Arriving soon in members' mailboxes!

Order now or get one free when you donate.


Scientific Name:

Otus capnodes

Population Status:

Endangered

Body Length:

7.5-8.5 in (20-22 cm)

Wingspan:

unknown

Weight:

unknown

What makes a raptor a raptor?

Did you know?

  • Being endemic isn't the only thing the Anjouan Scops Owl has in common with the Forest Owlet. Both of these species were considered to be extinct for over 100 years before they were rediscovered!

The Peregrine Fund is not working directly with Anjouan Owls, but our conservation efforts through habitat protection, education, and community outreach extend to all raptor species, including this small owl. We also supply literature to researchers from our avian research library, which helps scientists around the world gather and share important information on raptor conservation.

Just as the Forest Owlet is endemic to India, the Anjouan Scops Owl is also an endemic species. In the case of the Anjouan Scops Owl, however, it is found only on the island of Anjouan in the Comoro Islands - a chain of volcanic islands located in the Indian Ocean - off the coast of Africa.

Even though it has a very small distribution range - the total area of Anjouan is only 163 square miles (424 square kilometers) - and this marvelous owl only inhabits a portion of the island - it has proven to be adept at surviving in a few different types of habitats. While it is most abundant in its native upland forests, it has been able to make a living and survive in forests that have been degraded or altered at as low as 300 meters above sea level. Scientists have even located this species in plantations.

Perhaps one of the most important features it looks for - no matter what - is the presence of nearby large trees growing on steep slopes. These are used for roosting - or resting during the day.

The Anjouan Scops Owl is a small owl with overall dark plumage, and lots of barring and streaking. It has a light facial disk and bright eyes. Like the Short-eared Owl, the Anjouan Scops Owl is equipped with ear tufts. These are not actually the bird's ears, but they do resemble the pointy ear structures of some mammals.

The Anjouan Scops Owl comes in two different color forms. Some individuals are dark brown, while others are more of a reddish-brown. Both color forms hang out with each other.

The Anjouan Scops Owl has a very distinctive call - a long, drawn-out whistle that they repeat several times with short pauses in between.

Sadly, there are so many critically endangered and endangered species that we still have so much to learn about. This is the case of the Anjouan Scops Owl. While its population is estimated to be at around 100-200 individuals, itis threatened by continued loss of forest habitat due to logging, charcoal, or agricultural fields.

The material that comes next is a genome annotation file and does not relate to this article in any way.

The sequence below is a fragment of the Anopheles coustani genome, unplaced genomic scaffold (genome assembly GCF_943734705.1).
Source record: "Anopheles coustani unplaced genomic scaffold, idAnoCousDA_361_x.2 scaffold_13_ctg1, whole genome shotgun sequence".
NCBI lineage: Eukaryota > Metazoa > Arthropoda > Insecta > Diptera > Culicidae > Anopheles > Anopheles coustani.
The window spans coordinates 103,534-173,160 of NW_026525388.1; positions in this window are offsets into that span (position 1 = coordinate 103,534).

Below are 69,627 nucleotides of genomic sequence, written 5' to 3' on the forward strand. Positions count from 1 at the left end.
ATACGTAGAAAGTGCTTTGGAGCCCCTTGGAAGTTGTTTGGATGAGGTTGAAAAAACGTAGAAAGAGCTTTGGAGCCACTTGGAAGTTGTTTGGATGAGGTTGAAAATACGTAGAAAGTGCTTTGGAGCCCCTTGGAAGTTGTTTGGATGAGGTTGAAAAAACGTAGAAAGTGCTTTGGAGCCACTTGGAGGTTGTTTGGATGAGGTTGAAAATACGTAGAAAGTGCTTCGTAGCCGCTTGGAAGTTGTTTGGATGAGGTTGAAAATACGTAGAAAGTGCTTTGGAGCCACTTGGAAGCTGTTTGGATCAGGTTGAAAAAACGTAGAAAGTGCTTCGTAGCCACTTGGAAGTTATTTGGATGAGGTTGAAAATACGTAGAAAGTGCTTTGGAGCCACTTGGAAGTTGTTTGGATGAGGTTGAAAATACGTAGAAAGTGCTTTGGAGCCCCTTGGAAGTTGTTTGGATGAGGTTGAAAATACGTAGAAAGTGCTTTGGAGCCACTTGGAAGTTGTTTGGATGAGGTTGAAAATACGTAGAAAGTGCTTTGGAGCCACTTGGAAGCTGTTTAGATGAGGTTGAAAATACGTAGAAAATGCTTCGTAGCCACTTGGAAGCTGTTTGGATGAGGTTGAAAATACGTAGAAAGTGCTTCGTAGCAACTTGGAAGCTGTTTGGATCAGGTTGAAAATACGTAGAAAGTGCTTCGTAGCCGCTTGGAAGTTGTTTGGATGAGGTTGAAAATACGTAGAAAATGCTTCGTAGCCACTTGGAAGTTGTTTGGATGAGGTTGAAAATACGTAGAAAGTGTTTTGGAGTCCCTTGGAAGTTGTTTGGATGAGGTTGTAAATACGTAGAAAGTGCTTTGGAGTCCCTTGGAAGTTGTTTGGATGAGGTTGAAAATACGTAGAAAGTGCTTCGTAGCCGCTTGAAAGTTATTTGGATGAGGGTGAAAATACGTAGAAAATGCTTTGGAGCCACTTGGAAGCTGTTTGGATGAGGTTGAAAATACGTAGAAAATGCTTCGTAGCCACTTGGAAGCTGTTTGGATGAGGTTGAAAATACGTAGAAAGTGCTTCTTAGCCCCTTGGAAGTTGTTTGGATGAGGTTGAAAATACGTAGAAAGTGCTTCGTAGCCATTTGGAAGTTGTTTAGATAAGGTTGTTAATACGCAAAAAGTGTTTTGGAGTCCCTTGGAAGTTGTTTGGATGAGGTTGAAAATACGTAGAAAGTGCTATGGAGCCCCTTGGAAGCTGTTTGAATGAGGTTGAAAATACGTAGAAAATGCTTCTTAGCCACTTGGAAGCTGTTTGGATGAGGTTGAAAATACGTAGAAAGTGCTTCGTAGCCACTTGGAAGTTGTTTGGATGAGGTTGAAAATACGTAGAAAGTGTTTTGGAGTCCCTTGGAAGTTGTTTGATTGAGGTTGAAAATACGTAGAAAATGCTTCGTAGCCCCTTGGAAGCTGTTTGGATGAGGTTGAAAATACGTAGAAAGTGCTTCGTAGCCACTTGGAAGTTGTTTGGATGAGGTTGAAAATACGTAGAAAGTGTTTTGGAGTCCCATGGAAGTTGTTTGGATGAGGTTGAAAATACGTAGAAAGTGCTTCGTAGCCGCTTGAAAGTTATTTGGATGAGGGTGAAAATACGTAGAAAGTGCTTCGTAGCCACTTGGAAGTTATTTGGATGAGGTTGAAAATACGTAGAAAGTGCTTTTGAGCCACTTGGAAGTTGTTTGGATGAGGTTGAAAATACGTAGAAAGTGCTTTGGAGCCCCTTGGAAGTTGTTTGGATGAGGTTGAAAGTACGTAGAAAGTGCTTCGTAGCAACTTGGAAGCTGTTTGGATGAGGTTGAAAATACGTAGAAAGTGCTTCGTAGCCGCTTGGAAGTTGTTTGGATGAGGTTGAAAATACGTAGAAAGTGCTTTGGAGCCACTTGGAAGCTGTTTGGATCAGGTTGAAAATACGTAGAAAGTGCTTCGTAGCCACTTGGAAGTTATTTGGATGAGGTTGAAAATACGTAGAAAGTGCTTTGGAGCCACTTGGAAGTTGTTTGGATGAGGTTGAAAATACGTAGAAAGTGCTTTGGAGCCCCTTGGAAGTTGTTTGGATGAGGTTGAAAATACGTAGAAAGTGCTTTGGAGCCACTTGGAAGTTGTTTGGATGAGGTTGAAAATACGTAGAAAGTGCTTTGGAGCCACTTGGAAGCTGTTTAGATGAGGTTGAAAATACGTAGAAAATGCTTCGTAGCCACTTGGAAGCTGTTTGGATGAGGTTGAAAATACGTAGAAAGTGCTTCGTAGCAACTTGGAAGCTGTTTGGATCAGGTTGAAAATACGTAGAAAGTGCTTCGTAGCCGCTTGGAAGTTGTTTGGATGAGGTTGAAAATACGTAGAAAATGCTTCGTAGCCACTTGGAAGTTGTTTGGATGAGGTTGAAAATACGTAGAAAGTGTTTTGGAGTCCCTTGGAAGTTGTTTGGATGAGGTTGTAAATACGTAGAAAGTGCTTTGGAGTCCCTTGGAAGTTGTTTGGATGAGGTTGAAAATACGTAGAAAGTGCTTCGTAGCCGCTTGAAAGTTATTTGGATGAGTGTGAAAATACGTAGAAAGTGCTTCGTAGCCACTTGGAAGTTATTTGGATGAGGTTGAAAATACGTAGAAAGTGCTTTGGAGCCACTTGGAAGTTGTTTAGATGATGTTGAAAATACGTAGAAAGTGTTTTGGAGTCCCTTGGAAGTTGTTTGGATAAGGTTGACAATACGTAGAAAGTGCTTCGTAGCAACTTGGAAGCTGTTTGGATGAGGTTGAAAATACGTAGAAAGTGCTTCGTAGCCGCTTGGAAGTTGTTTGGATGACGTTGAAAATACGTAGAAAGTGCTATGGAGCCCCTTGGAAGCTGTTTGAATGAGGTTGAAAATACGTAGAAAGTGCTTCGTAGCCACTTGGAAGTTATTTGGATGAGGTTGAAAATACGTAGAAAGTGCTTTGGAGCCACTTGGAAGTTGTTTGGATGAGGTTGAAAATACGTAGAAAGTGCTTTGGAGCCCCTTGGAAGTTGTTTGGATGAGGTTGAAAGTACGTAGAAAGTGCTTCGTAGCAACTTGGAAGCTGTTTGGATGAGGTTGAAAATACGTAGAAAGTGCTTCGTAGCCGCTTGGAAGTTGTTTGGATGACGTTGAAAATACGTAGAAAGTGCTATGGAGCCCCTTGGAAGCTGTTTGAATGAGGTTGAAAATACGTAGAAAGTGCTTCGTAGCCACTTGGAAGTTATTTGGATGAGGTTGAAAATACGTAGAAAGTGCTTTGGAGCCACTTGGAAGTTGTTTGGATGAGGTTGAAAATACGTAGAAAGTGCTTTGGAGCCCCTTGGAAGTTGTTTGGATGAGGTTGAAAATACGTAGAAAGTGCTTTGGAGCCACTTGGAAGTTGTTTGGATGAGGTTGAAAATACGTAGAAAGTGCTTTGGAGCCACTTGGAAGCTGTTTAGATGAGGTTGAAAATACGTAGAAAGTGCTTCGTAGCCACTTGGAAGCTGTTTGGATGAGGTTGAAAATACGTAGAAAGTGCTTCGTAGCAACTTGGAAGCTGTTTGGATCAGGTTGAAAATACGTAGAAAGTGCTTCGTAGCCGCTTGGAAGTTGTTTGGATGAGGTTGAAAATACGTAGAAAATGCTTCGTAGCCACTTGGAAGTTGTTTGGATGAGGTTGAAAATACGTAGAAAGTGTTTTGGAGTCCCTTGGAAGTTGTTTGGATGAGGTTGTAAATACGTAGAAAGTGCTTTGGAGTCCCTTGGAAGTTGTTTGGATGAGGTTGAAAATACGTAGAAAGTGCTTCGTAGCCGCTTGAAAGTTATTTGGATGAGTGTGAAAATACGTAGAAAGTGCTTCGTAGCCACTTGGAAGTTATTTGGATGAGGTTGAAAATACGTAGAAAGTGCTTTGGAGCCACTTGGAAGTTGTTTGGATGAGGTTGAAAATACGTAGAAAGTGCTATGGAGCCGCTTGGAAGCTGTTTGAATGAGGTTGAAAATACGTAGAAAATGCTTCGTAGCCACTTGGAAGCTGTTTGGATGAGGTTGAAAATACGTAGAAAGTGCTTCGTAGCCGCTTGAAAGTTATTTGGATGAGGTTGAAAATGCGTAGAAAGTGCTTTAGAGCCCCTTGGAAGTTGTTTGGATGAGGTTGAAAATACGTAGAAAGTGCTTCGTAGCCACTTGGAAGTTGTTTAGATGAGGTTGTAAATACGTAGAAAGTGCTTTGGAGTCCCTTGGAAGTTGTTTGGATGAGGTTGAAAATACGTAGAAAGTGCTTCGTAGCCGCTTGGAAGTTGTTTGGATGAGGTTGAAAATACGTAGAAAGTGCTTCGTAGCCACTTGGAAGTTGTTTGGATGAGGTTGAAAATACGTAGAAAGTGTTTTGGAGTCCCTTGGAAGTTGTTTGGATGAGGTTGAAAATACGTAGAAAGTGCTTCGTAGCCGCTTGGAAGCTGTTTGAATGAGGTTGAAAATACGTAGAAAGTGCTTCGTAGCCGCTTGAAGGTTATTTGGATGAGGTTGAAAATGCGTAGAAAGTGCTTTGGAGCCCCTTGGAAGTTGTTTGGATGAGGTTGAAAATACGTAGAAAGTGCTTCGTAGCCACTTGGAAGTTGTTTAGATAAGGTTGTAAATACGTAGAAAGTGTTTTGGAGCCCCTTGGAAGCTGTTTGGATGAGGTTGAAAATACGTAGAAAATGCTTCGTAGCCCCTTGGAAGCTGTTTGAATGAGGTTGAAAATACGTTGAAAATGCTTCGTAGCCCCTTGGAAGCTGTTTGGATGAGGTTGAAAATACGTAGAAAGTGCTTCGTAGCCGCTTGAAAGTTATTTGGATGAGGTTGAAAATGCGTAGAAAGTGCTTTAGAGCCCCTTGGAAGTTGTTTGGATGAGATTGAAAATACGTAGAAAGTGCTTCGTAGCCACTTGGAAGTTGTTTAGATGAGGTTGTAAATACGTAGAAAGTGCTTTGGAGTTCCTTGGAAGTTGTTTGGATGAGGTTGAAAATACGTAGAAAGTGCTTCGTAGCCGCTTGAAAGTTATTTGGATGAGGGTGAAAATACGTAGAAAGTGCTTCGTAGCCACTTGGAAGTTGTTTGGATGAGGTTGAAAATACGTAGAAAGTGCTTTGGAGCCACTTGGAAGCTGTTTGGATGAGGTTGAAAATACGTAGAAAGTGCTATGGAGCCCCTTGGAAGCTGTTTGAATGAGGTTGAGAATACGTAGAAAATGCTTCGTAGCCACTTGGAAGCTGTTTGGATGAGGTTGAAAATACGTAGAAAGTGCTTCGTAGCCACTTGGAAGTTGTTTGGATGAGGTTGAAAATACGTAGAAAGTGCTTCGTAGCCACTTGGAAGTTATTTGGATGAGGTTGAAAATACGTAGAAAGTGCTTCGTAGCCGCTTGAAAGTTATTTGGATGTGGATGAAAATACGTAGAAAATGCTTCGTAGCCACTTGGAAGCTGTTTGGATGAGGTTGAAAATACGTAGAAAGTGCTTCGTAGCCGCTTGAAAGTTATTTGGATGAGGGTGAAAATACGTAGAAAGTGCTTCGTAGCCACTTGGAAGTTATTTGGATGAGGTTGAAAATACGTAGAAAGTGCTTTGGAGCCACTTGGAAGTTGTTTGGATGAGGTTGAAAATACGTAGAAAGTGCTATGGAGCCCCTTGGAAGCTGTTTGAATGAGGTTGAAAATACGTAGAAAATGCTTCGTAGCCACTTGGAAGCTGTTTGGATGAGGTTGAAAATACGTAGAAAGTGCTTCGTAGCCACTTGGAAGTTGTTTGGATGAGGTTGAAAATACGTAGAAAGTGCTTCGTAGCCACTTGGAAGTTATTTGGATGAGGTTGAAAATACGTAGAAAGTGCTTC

Sadly, many Anjouan Scops Owl are also killed (and sometimes eaten!) by the growing human population on the island.

Even though its population is declining , the Anjouan Scops Owl was recently uplisted from Critically Endangered to Endangered because it was discovered in more areas on Anjouan than previously thought.

If you are wondering what Anjouan Scops Owls eat, you aren't the only one! Scientists believe that insects make up a good part of their diet. But they don't know anything else. Does it eat small birds, lizards and rodents, too? Does it hunt prey much larger than itself, like the Northern Pygmy Owl does? It is active during the day, like the Burrowing Owl? Or is it nocturnal, like most other owls? Does it sit on a perch and wait for prey to pass by, and then pounce? Or does it hover low over the ground in search of a meal?

There are so many questions we still need answered. Will we be able to protect the Anjouan Scops Owl in time to learn more?

Just as the Anjouan Scops Owl uses large trees growing on steep slopes for roosting - they also need them for nesting.

It might be hard to believe, but this is pretty much all we know about the nesting behavior and ecology of the Anjouan Owl. We believe they nest in tree cavities, probably during the wet season (August to December) but the rest of their breeding habits remain a mystery.

The World Center for Birds of Prey offers fun ways to learn about birds of prey. Interactive activities, tours, interesting videos and a children's room with activities from coloring sheets to quizzes to costumes await you. At our visitor center, you can see live owls up close and learn about the wonderful and interesting adaptations they have in order to survive in their respective habitats. There is also a touch table with owl feathers and other natural objects available for exploration.


Photos needed! If you are a photographer and would be willing to donate photos of for use on this site, please contact grin@peregrinefund.org